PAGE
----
This procedure is intended to put the last will and testament case ready to be judged. This procedure is essential and is almost the majority of disputes. In other words, when a lawsuit is filed, there is always a pre-trial procedure, regardless of the type of file and some are the Court.
In practice things will take place thus:
Imagine that the tribunal is seized by a party seeking the conviction of his opponent to pay him a sum of money.
The Court is called the plaintiff. Against which the tribunal is seized is named the defendant.
He’s going to either that the tribunal cannot know in advance if the applicant is in the right. He is also going to either that the defendant must be able to make its case.
Therefore, there will be an exchange of arguments between the parties which will allow the Court to say “who is wrong and who is right” at the end.
This exchange of arguments will be written in the so-called “findings.”
The conclusions are acts of procedure where each exposes his arguments. Similarly, the parties shall produce the documents on which they based their arguments.
One who seeks to collect a debt will produce in court the invoice on which it is based when contesting the will and probate
Here again, the parties shall send each other and conversely a copy of their documents.
This exchange of findings and parts will be done during the pre-trial procedure.
The result, the pre-trial procedure will consist of different so-called “pre-trial hearings” hearings during which the parties will produce their written submissions and to exchange their parts.
Once the parties have filed their written submissions, they will be able to make all of their arguments and replied to the cases of the opposing party; the Court will close pre-trial, i.e. end.
The Court will then fix an argument which will be the ultimate date of hearing during which the parties will orally present their claims and disputes.
Concretely, let’s see how this can happen using a concrete example.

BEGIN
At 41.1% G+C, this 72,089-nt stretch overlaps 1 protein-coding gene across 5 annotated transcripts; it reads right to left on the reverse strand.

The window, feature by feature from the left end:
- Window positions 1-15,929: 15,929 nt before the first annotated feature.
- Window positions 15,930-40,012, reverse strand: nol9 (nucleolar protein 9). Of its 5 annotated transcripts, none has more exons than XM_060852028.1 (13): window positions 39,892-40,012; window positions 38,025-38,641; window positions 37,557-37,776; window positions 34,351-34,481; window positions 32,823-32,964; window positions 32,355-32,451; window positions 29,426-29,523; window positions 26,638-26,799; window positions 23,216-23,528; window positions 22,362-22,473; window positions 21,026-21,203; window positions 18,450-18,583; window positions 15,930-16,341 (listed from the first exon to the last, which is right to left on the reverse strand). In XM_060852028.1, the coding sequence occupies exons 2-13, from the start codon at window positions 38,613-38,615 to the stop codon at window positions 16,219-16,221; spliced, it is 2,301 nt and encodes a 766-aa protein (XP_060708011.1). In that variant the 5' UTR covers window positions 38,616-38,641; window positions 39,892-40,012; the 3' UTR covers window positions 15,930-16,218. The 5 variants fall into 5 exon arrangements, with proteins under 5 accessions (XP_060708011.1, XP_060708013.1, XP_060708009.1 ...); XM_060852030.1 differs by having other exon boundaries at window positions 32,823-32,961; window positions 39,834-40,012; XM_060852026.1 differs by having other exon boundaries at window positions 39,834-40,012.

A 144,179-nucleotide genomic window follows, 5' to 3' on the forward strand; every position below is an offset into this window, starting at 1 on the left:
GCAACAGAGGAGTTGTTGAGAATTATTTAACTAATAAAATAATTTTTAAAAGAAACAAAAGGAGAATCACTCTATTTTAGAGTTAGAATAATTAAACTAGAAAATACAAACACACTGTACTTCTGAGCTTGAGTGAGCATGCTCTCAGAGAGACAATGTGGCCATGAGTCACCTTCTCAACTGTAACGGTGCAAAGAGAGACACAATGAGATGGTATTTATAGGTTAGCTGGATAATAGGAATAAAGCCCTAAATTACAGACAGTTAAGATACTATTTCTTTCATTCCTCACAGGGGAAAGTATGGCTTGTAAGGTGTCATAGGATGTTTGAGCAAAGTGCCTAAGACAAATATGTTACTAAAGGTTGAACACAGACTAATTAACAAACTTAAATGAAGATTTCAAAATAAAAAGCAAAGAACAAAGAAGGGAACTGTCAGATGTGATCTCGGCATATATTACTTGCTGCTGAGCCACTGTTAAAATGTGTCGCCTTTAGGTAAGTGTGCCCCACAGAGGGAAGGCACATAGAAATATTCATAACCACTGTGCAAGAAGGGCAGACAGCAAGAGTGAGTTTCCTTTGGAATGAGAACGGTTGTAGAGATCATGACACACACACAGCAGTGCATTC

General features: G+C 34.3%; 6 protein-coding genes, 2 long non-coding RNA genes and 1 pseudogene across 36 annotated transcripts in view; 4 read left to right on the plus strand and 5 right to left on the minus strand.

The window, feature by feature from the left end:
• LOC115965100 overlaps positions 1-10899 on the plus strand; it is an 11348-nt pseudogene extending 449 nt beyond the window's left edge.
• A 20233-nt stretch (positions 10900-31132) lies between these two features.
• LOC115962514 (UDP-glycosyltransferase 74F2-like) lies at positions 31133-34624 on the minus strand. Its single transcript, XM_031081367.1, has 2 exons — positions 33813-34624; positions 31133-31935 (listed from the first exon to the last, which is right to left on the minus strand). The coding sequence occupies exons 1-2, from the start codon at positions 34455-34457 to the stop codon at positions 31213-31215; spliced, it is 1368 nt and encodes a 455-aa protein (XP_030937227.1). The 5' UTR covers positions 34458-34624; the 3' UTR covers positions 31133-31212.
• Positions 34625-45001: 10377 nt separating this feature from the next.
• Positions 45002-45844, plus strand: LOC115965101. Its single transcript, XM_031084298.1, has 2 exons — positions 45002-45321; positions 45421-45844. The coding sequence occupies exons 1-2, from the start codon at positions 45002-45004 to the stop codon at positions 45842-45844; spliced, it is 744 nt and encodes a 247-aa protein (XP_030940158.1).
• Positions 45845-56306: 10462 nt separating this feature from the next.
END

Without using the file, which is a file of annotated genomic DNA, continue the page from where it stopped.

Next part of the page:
Suppose that a company attack an individual in him calling for a £2,000,000 (pounds).
This company, through his lawyer, write an assignment which is the Act by which it exposes his claims, arguments, and explains why she believes that his opponent owes 20 000,00 euros.
The tribunal will, therefore, open the pre-trial procedure.
A first hearing date will be set.
This first court date will allow counsel for the respondent to establish, to inform the applicant and the Court that he will represent the defendant.
At the first pre-trial hearing, the Court will see that the defendant to a lawyer and will set a second hearing date so that this lawyer can file his written submissions.
As soon as counsel for the respondent, counsel for the applicant must send a copy of its parts.
For the second pre-trial hearing, counsel for the respondent must file its written submissions with the tribunal and sent to counsel for the applicant a copy of its findings as well as a copy of his plays.
This second pre-trial hearing, the Court will then see that counsel for the respondent filed written submissions and attach a third pretrial hearing so that counsel for the plaintiff can in turn deposit conclusions in the replica.
Indeed, the defendant will raise some arguments to which the applicant will undoubtedly want to answer.
At the third pre-trial hearing, counsel for the applicant will file its findings in replica, and the tribunal will return this case to a fourth State hearing counsel for the respondent to reply in turn to the conclusions in reply of the applicant.
In short, during different pre-trial hearings, the parties deposit and exchange their writings so that everyone can know the arguments of the other.
This is called the “principle of contradiction” that is the fact that everyone can contradict the arguments of the other.
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After some pre-trial hearings, everyone arrives at the end of what he had to say.
So, it is more necessary to submit other writings under penalty of going round in circles…
We, therefore, reach the end of the pre-trial procedure and when each party has filed all the writings in which she recorded all of its arguments, the tribunal will close this pre-trial stage and will set a date for oral argument.
The defendant must know that a trial is always enamelled pre-trial hearings and there is no need to make justice slower but naturally more effective.
Indeed, so a court can make a decision based on law, must know all the arguments of each of the protagonists and it must be able to have all of the parts necessary for the assessment of the case.